|Lecture: “Multidimensional Understanding of Islam—the Dialogue with Muslims in Indonesia”
|Prof. Kato is a professor at the Graduate School of Policy Studies at Chuo University in Tokyo. His specialties are
Anthropology of Religion and Society and Comparative Civilizations.
Prof. Kato graduated from Hosei University in Tokyo and obtained his
Ph.D. from the University of Sydney in Australia. He has taught at
several universities, including the National University of Indonesia,
and De La Salle University in the Philippines. In 2012, Prof. Kato
received the Toynbee-Talbutt Award from the International Society for the Comparative Study of
Civilizations. He is currently serving as vice
president of the International Society for the Comparative Study of
In his lecture, Prof. Kato touched upon the notions of “fact” and
“truth,” and explained that fact is visible while truth is concealed
and invisible. He remarked that a multidimensional understanding of
Islam means to understand the hidden truth. With this attitude, he
says, we can realize a sustainable future that includes religions.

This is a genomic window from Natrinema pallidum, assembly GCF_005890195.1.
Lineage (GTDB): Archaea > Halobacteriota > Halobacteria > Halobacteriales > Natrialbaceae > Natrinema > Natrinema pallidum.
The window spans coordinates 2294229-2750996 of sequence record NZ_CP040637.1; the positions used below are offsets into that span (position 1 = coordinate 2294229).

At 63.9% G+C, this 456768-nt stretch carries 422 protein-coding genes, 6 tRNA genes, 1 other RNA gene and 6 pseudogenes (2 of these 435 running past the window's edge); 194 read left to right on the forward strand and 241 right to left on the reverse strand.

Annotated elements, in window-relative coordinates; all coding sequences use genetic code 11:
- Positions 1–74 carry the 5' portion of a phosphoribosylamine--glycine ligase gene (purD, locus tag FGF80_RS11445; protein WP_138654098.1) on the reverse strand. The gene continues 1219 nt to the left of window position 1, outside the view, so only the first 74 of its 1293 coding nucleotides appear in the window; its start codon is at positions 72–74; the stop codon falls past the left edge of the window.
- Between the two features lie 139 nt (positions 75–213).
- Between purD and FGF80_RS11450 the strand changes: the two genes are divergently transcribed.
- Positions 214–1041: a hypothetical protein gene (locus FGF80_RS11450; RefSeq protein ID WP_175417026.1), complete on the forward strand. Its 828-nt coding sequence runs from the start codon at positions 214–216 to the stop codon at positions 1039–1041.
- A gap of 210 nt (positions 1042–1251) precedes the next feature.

Prof. Kato further mentioned the controversial issue of drawing
caricatures of the Prophet Muhammad that were published in a French
magazine and that spread prejudice towards Muslims across the world. He
emphasized the necessity of seeking a balance between freedom of
expression and the dignity of religious beliefs.
He also described the original meaning of the Five Pillars of Islam and
The Six articles of Faith in Islam, and clarified the notion of Jihad.
He commented that the meaning of Jihad is often misunderstood and that
there are two types of Jihad. One is a lesser Jihad, which indicates
physical conflict, and the other is a greater Jihad, meaning the
spiritual struggle of becoming a better Muslim. “People often have a
stereotypical image of Islam, but Muslims are taught to respect
believers of other religions as well,” he said.
Prof. Kato added that there are Muslims who strictly follow their
religious principles, while others prefer flexible interpretations that
accommodate a changing reality, and stressed the significance of
correctly understanding the multidimensional reality of being Muslim.
He concluded that “In doing so, we can seek the path to coexistence and
realize a sustainable future.”
The Institute of Oriental Philosophy (IOP)
Lecturer: Professor Hisanori Kato (Professor, Chuo University)
Venue: TKP Ichigaya Conference Center (Shinjuku Ward, Tokyo)
Date: October 3, 2016